Officer Maria Evans blinks her eyes and makes gestures with her arms as she greets visitors with a pleasant voice. She then offers to assist them with filing police reports online.
"What can I help you with?" she asks people who visit the Winston-Salem Police Department's websites, www.wspd.org and www.wspdp2c.org.
"I can help you submit a report. But if the incident you are reporting is life-threatening or happening now, call 911 immediately," she says.
The police department added the animated police officer to its websites May 19, and she appears on the home page. The officer also helps users look at crime trends and statistics, get crime-prevention tips, contact police recruiters and search police reports.
The Winston-Salem Police Department is one of two governmental agencies in the country that uses a digital character on its website. The city of Colorado Springs, Colo., also uses one.
About 1,000 city residents have used the virtual police officer since mid-May, said Benjamin Tuttle, an information systems analyst for the police department, on Friday.
The officer guides users of the police website that has extensive text and links to other city websites -- information that can be confusing, Tuttle said.
"People like to use a website with a voice of a human being talking to them," Tuttle said. "Officer Evans helps them find what they are looking for."
With Officer Evans' help, residents can file reports of aggressive driving, fraud, identity theft, harassing phone calls, larceny, littering, illegal dumping, lost property and vandalism.
The reports are sent immediately to the police dispatchers, who can send an officer to help a resident that same day, if necessary, Tuttle said.
The virtual police officer costs the department $500 a month or $6,000 a year. CodeBaby, an Internet software company in Colorado Springs, Colo., launched the Officer Evans character on the police department's websites.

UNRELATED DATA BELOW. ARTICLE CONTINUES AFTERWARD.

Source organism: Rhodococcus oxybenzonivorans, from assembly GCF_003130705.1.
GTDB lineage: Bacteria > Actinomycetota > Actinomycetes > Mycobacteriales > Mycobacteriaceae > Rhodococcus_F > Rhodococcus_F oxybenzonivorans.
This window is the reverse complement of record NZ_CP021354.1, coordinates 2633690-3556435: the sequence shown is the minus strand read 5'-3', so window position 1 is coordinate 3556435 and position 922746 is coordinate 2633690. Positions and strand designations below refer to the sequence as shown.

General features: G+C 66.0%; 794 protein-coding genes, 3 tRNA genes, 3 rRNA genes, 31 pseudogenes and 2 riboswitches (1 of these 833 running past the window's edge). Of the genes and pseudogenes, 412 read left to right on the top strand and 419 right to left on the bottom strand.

Officer Evans' skin and physical makeup can be viewed as either a black or Hispanic woman, Police Chief Scott Cunningham said.
"We are trying to emphasize the value of diversity in the Winston-Salem Police Department, and our efforts to continually enhance our representation of the community," Cunningham said.
Winston-Salem police officials selected Officer Evans' character from an inventory of 80 characters offered by CodeBaby, said Matt Filios, the CEO of CodeBaby. Many of the company's customers choose female digital characters for their websites because they feel comfortable using women characters.
Officer Evans will help the department reach out to city neighborhoods and "achieve our very high goals of mirroring the community we serve," Cunningham said.
He has made it a priority since he was hired as police chief in June 2008 to make the department more reflective of the city, which is 51 percent white, 35 percent black and 15 percent Hispanic, according to the 2010 census.
Of the department's sworn officers in 2010, 81 percent are white, 14 percent are black, and 3 percent are Hispanic.
Filios said that Officer Evans is designed to encourage more residents to file nonemergency reports online.
"At the end of the day, everyone knows that you are not talking to a real person," Filios said. "It's a digital character, [but] people respond to voice instruction and voice activation."
Filios said that local police administrators are pleased with Officer Evans.
"We think it has a very user-friendly voice," he said.
McClatchy-Tribune News Service